with Bryan Derballa

When I was a fresh transplant to Brooklyn in 2006, one of my sources of photography inspiration was Love Bryan, a blog curated by Bryan Derballa. The blog came in an unusual format, displaying the work from several photographers in personal, long form photo essays.

I hadn't met Bryan, but I followed along with his career as I started seeing his name popping up in credits for the Fader, Vice and the Wall Street Journal.

More recently, I was excited to see his work on posts for the J. Crew blog. Coinciding with when Mickey Drexler took over as CEO in the early 2000s, the brand has grown into one that truly stands out in terms of creative direction. They are consistently creating fresh and forward thinking images. Their social media and digital presence is, in my opinion, one of the most well executed programs in fashion, and brands working in any area can take inspiration from it. In particular, I think the editorial/storytelling approach that they've taken on their blog is a brilliant way to create content that people actually want to subscribe and tune in to.

Bryan has a key role in creating visual content for J. Crew's digital presence on their tumblr, and Instagram feed. When I recently ran into Bryan at a seminar for PDN 30, I jumped on the opportunity to say hello, and a few weeks later we sat down to talk more about the work he's been creating for J. Crew.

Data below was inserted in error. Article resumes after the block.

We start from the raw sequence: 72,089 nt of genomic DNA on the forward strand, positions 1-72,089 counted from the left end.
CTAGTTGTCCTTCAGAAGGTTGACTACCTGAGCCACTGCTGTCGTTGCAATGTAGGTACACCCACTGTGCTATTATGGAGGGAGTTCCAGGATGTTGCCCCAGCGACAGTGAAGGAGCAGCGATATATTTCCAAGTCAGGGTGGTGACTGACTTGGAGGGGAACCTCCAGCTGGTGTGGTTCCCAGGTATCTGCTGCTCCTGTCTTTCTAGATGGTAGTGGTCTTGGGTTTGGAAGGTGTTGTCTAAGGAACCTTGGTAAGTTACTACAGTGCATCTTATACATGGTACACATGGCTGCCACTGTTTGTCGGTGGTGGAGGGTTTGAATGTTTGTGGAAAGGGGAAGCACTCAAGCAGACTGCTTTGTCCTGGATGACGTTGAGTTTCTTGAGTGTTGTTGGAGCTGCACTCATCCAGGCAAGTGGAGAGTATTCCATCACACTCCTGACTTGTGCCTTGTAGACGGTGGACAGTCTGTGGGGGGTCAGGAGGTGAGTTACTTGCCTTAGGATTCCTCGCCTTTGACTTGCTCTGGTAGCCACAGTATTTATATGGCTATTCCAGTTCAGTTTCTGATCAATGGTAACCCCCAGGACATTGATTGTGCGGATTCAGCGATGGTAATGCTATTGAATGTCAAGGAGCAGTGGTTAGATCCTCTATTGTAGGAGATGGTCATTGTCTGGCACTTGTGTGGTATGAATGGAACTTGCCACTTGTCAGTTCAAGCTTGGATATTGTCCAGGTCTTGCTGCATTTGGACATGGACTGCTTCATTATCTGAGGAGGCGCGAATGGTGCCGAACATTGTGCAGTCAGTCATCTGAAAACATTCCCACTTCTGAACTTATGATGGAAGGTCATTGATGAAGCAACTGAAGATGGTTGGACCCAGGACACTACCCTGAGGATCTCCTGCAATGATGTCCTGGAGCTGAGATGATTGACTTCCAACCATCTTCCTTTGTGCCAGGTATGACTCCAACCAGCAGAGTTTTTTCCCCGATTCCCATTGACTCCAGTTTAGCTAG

How did your relationship with J. Crew start?

Several years ago I shot J.Crew’s presentation at Fashion Week for T-Magazine – I think it was only the second presentation they’d ever done at Fashion Week. I shot it and just did my thing. The nice part about working with T was complete creative freedom. They kind of wanted you to do whatever you did well.

Some people at J.Crew found those photos, and they passed it along to Jenna Lyons, (President and Creative Director of J.Crew). She liked it and they brought me in to photograph their presentation and backstage for the presentation at the next fashion week. They wanted it for their Tumblr and for their internal usage, and I think some photos might’ve got thrown up on Instagram, but their Instagram was still very new at the time.

It was the blog director’s first day. Her first day was my first day, and after that it just became this match made in heaven, and we worked on so many things afterwards together. It evolved from being just fashion week to a whole host of things.

So right from the start, it seems that there was a very editorial mindset about creating content?

Yeah, absolutely. I started in photojournalism; all my early clients were newspapers and the occasional magazine. But it was always very reportage style. That’s the kind of work I love most and that’s the kind of work I enjoy doing, and I think it’s really cool that J.Crew has seen that. They identified that in me and allow me to do it in a more commercial and fashion-based setting.